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In re Termination of the Parent-Child Relationship of R.L.-P.

Court of Appeals of Indiana

February 19, 2019

In the Termination of the Parent-Child Relationship of: R.L.-P. (Minor Child)
The Indiana Department of Child Services, Appellee-Petitioner. and M.E. (Father), Appellant-Respondent,

          Appeal from the Marion Superior Court The Honorable Marilyn A. Moores, Judge The Honorable Scott Stowers, Magistrate Trial Court Cause No. 49D09-1712-JT-1364

          ATTORNEY FOR APPELLANT Daniel G. Foote Indianapolis, Indiana

          ATTORNEYS FOR APPELLEE Curtis T. Hill, Jr. Attorney General of Indiana Katherine A. Cornelius Deputy Attorney General Indianapolis, Indiana

          RILEY, JUDGE


         [¶1] Appellant-Respondent, M.E. (Father), appeals from the trial court's Order terminating his parental rights to his minor child, R.L.-P. (Child).

         [¶2] We affirm.


         [¶3] Father presents three issues on appeal, which we consolidate and restate as:

(1) Whether the trial court erred when it denied his motion to dismiss; and
(2) Whether the trial court's Order terminating his parental rights to Child was clearly erroneous.


         [¶4] Child was born to Father and D.P. (Mother)[1] in March of 2016. On April 28, 2016, the Department of Child Services (DCS) filed a petition alleging that Child was a child in need of services (CHINS) based on allegations that Mother had failed to provide Child with a stable home free from substance abuse, Child's meconium had tested positive for marijuana at birth, Father had failed to demonstrate an ability or willingness to appropriately parent Child or to ensure her wellbeing while in Mother's care, and Mother reported that Father was abusing heroin. On June 20, 2016, Mother admitted that Child was a CHINS due to Mother and Child testing positive for marijuana at the time of Child's birth. Father failed to appear for the CHINS fact-finding hearing, but after hearing evidence from the family case manager (FCM), the trial court found that Mother had reported domestic violence involving Father, DCS had only had two telephone contacts with Father, Father did not have stable housing, Father had not participated in services to address his substance abuse or domestic violence issues, Father had never appeared in court, and Father had not demonstrated an ability or willingness to parent Child. The trial court found that Child was a CHINS; however, Child remained in Mother's home, and Mother was ordered to engage in a number of services. On September 19, 2016, Child was removed from Mother's home due to safety concerns, and Child was placed in foster care where she has resided ever since.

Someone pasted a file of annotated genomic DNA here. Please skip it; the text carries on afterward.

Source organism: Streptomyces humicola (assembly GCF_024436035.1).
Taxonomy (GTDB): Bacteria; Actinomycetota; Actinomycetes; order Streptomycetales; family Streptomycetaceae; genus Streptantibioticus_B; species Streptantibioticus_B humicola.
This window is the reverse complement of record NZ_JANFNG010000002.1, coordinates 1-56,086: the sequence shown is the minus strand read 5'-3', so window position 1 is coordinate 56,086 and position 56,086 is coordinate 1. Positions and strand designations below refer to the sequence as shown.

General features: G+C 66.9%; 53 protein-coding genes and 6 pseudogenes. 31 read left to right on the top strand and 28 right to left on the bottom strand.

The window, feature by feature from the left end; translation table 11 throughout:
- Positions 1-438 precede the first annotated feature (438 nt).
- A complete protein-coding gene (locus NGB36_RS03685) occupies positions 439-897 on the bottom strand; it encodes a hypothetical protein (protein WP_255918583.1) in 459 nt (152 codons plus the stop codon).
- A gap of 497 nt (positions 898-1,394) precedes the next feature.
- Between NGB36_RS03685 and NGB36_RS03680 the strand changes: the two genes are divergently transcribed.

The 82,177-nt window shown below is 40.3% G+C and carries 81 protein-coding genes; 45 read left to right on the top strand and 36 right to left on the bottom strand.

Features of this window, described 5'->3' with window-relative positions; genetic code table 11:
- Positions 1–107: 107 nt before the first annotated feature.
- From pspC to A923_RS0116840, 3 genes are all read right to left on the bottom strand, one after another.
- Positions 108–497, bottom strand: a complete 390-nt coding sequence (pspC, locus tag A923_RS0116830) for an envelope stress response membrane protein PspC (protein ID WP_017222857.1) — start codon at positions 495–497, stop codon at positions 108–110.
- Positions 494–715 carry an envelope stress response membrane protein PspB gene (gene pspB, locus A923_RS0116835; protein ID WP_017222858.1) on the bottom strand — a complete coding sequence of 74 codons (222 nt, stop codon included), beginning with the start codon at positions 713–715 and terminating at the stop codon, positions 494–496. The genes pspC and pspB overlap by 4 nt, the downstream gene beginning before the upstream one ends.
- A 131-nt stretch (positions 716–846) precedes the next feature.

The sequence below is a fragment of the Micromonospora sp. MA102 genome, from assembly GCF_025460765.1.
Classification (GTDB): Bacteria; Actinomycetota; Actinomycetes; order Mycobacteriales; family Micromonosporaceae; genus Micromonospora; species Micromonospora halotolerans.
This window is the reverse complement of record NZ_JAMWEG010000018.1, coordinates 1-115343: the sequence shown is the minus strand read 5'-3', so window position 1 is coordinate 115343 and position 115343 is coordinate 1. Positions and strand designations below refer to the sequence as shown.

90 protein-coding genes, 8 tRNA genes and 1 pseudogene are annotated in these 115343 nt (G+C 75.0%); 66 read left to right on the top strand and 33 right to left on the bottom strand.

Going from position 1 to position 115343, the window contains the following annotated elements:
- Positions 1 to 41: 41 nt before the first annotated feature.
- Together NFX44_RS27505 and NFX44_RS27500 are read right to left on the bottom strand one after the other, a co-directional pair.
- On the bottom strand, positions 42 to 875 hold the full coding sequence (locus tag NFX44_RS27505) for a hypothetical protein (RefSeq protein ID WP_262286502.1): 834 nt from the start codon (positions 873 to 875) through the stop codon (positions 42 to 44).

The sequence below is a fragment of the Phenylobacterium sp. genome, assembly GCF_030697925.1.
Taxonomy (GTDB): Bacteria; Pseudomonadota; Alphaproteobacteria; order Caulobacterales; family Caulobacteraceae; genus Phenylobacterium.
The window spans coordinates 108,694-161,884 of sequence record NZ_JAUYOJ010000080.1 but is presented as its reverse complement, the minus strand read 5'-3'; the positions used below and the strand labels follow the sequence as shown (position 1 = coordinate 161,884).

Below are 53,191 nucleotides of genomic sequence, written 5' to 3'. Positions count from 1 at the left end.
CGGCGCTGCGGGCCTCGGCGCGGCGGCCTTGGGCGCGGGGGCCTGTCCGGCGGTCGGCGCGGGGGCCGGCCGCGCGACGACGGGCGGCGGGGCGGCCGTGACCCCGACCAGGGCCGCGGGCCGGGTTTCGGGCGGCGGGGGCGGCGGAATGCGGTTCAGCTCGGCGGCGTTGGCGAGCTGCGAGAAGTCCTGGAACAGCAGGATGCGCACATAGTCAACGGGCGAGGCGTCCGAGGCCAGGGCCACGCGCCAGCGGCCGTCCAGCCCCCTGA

[¶5] During the CHINS proceedings, Father was arrested for possession of methamphetamine. Father pleaded guilty and on December 7, 2016, was sentenced to time served. On February 28, 2017, Father committed the offense of conspiracy to commit robbery. He pleaded guilty to the offense and on December 13, 2017, was sentenced to nine years in the Department of Correction (DOC), with five years suspended, and two years of probation.